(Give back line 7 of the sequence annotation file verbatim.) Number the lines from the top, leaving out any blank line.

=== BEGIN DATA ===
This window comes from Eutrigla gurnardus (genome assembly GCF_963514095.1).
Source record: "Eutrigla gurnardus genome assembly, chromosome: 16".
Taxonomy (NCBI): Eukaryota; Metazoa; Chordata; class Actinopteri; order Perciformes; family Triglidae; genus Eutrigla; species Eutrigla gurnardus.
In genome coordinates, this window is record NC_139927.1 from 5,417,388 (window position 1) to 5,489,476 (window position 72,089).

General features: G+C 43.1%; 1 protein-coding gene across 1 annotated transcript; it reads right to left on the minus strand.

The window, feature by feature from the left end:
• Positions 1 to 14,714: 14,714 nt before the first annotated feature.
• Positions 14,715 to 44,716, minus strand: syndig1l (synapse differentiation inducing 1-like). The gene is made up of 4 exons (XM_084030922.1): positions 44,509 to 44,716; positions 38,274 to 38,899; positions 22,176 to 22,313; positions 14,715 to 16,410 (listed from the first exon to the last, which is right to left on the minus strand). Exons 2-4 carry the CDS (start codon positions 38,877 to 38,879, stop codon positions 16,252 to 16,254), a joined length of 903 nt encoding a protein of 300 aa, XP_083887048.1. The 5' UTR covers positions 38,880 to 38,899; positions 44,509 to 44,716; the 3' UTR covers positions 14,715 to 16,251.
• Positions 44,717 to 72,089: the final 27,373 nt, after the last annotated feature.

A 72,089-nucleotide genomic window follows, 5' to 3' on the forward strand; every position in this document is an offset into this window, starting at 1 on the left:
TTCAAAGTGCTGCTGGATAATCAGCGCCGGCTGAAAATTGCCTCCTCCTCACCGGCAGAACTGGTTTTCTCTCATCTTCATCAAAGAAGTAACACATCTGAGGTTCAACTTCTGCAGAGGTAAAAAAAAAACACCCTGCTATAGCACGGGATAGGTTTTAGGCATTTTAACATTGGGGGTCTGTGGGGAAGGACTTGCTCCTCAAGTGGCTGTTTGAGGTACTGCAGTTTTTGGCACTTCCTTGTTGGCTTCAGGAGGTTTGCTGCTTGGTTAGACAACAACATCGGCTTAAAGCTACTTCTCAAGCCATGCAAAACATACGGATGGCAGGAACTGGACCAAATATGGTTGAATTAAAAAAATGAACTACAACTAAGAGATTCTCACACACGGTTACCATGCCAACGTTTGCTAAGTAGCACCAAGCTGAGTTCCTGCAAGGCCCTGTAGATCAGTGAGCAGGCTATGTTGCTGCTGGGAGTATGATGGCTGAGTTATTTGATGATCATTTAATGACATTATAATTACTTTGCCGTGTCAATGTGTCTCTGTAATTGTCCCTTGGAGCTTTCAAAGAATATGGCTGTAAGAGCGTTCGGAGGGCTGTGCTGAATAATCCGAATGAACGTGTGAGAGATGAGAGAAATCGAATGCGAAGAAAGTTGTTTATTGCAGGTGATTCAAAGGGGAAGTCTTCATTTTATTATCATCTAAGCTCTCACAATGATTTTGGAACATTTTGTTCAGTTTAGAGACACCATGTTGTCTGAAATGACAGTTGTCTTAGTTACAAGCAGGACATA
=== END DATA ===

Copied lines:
• Positions 1 to 14,714: 14,714 nt before the first annotated feature.